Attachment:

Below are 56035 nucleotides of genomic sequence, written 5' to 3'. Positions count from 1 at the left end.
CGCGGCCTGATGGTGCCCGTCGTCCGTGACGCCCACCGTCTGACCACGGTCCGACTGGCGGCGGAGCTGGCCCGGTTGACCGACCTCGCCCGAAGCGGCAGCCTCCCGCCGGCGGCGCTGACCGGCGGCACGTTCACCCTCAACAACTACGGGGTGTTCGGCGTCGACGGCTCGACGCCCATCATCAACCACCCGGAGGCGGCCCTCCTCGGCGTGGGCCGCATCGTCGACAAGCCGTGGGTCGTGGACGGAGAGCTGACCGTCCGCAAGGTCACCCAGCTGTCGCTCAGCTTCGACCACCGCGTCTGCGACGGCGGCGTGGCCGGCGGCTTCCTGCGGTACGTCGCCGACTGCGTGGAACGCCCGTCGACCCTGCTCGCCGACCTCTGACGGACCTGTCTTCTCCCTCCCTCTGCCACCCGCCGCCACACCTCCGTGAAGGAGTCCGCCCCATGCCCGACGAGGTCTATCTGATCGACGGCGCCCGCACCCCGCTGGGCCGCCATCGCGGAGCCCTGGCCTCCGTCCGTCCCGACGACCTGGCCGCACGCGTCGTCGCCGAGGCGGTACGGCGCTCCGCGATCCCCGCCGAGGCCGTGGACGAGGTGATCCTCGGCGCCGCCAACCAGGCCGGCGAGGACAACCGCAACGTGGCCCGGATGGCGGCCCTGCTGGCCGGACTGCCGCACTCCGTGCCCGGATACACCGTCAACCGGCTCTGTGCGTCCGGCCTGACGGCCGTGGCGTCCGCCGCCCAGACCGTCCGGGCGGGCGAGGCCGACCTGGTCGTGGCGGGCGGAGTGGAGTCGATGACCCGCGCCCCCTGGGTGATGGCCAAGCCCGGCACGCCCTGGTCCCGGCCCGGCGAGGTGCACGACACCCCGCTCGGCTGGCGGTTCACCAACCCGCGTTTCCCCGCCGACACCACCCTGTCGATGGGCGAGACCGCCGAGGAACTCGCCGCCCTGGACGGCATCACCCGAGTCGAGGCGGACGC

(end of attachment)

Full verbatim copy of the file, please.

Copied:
Below are 56035 nucleotides of genomic sequence, written 5' to 3'. Positions count from 1 at the left end.
CGCGGCCTGATGGTGCCCGTCGTCCGTGACGCCCACCGTCTGACCACGGTCCGACTGGCGGCGGAGCTGGCCCGGTTGACCGACCTCGCCCGAAGCGGCAGCCTCCCGCCGGCGGCGCTGACCGGCGGCACGTTCACCCTCAACAACTACGGGGTGTTCGGCGTCGACGGCTCGACGCCCATCATCAACCACCCGGAGGCGGCCCTCCTCGGCGTGGGCCGCATCGTCGACAAGCCGTGGGTCGTGGACGGAGAGCTGACCGTCCGCAAGGTCACCCAGCTGTCGCTCAGCTTCGACCACCGCGTCTGCGACGGCGGCGTGGCCGGCGGCTTCCTGCGGTACGTCGCCGACTGCGTGGAACGCCCGTCGACCCTGCTCGCCGACCTCTGACGGACCTGTCTTCTCCCTCCCTCTGCCACCCGCCGCCACACCTCCGTGAAGGAGTCCGCCCCATGCCCGACGAGGTCTATCTGATCGACGGCGCCCGCACCCCGCTGGGCCGCCATCGCGGAGCCCTGGCCTCCGTCCGTCCCGACGACCTGGCCGCACGCGTCGTCGCCGAGGCGGTACGGCGCTCCGCGATCCCCGCCGAGGCCGTGGACGAGGTGATCCTCGGCGCCGCCAACCAGGCCGGCGAGGACAACCGCAACGTGGCCCGGATGGCGGCCCTGCTGGCCGGACTGCCGCACTCCGTGCCCGGATACACCGTCAACCGGCTCTGTGCGTCCGGCCTGACGGCCGTGGCGTCCGCCGCCCAGACCGTCCGGGCGGGCGAGGCCGACCTGGTCGTGGCGGGCGGAGTGGAGTCGATGACCCGCGCCCCCTGGGTGATGGCCAAGCCCGGCACGCCCTGGTCCCGGCCCGGCGAGGTGCACGACACCCCGCTCGGCTGGCGGTTCACCAACCCGCGTTTCCCCGCCGACACCACCCTGTCGATGGGCGAGACCGCCGAGGAACTCGCCGCCCTGGACGGCATCACCCGAGTCGAGGCGGACGC